Marine @ Kunsternes Hus, Oslo


ENSAYOS and The Wild Living Marine Resources Belong to Society as a Whole present MARINE: 06.10.2019 at 6 pm, Kunstnernes Hus Kino, Oslo, Norway

Screening of LEVIATHAN (USA, 2012, reg. Véréna Paravel and Lucien Castaing-Taylor, 87 min)
with introductions by Silja Espolin Johnson and Randi Nygård and a short lecture by Mariken Lauvstad.

This experimental documentary film shows captivating footage of an American fishing boat and its crew throughout a night. The movie is filmed with sports cameras placed on the boat itself, on its trawl and underwater – the perspective dissolves and human beings play a secondary role. The fact that the film is without any commentary makes this bleak and hypnotic movie experience even more intense.

Lucien Castaing-Taylor is a British anthropolgist, artist and Director at the Sensory Ethnography Lab at Harvard University.

Véréna Paravel is a French anthropologist and artist working with film, video and photography. Her works have been exhibited at MoMa, Tate, Whitney Biennal and documenta 14, amongst others.

Mariken Lauvstad is a theater writer, playwright, actor, director and teacher. She wrote about Leviathan in the essay “Performing Arts in Our Anthropocene Time” in the Norwegian Shakespearean Magazine, which was named Critic of the Year 2018/19 in Norway.


The Wild Living Marine Resources Belong to Society as a Whole is a series of interdisciplinary events at Kunstnernes Hus, organized by Geir Tore Holm, Søssa Jørgensen and Randi Nygård, as part of Ensayo#4. The events have been named after section 2 of the Norwegian Marine Resources Act and will be based on the legal text, divided according to its wording. The words are starting points for walks, film screenings, lectures and discussions.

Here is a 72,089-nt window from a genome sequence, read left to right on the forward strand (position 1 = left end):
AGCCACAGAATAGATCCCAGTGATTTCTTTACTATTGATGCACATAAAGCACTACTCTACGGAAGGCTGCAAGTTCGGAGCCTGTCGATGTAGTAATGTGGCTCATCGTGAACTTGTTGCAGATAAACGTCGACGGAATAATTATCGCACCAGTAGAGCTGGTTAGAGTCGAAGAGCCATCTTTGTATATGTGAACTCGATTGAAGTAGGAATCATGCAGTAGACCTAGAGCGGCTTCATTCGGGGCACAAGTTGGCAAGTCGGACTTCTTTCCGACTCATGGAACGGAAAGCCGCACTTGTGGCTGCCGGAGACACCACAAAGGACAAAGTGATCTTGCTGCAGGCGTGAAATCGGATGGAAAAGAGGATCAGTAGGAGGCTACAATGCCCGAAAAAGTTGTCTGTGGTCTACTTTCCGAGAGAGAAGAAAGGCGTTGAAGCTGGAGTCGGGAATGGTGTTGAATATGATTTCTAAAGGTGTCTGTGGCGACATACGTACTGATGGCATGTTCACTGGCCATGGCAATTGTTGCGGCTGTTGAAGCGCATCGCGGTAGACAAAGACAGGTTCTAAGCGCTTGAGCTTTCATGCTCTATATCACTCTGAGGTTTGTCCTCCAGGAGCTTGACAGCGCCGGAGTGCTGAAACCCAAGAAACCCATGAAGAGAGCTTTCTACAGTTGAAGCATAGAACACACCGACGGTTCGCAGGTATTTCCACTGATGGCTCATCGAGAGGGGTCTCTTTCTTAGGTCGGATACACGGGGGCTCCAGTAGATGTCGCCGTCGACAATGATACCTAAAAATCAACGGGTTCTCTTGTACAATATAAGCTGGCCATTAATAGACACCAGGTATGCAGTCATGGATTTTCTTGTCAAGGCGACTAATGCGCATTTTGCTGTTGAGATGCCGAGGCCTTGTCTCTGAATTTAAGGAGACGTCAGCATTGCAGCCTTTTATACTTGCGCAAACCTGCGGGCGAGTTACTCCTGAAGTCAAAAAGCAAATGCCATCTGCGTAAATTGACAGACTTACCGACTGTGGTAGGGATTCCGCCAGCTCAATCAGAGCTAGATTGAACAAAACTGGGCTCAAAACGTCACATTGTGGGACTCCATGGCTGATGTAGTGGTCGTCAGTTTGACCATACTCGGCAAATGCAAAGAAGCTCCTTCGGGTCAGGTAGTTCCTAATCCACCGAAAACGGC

The project relates to the law not only with the usual legal definitions but also with a more poetic and fundamental approach. It examines different ideas about the environment and our role in nature, our management of natural resources, responsibilities, views on nature, language and values. It seeks to present alternative views and experiences. We need to better understand ourselves as integrated parts of both the natural cycles and societal structures and we need to see nature as part of society to find new and better ways of organizing our communities.

Derrida writes, in “The Animal That Therefore I Am”, that thinking about the animal, if there is such a possibility, must derive from poetry. So, if we want to see plants and animals as part of our society and democracy, and ourselves as part of nature, then it can not happen only with our rationality, but also in emotional, poetic and intuitive ways.

The project is supported by Fritt Ord and Arts Council Norway.

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